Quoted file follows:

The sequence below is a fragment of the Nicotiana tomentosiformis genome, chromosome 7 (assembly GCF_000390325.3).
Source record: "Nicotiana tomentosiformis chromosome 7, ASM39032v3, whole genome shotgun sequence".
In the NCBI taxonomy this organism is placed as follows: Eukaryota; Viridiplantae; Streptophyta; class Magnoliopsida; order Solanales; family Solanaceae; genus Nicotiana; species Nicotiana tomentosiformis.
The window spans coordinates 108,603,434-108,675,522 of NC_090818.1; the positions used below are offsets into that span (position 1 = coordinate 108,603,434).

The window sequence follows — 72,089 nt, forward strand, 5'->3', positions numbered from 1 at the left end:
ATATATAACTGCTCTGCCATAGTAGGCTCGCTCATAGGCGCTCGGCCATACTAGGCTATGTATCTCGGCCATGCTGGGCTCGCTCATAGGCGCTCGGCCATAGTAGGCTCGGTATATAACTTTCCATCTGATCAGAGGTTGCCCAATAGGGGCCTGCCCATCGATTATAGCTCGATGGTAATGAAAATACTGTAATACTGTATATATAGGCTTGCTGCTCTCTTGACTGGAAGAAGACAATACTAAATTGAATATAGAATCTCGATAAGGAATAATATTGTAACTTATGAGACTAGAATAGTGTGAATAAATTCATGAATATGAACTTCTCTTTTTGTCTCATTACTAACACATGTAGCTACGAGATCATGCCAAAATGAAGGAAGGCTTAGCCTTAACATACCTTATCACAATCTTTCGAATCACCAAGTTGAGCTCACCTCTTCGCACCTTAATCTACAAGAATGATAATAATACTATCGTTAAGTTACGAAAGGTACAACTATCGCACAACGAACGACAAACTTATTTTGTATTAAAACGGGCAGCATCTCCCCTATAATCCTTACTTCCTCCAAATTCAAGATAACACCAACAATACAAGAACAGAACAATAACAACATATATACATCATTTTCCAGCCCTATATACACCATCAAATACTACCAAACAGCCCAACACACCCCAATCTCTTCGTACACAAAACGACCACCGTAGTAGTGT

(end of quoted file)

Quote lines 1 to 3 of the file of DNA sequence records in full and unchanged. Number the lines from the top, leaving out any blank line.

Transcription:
The sequence below is a fragment of the Nicotiana tomentosiformis genome, chromosome 7 (assembly GCF_000390325.3).
Source record: "Nicotiana tomentosiformis chromosome 7, ASM39032v3, whole genome shotgun sequence".
In the NCBI taxonomy this organism is placed as follows: Eukaryota; Viridiplantae; Streptophyta; class Magnoliopsida; order Solanales; family Solanaceae; genus Nicotiana; species Nicotiana tomentosiformis.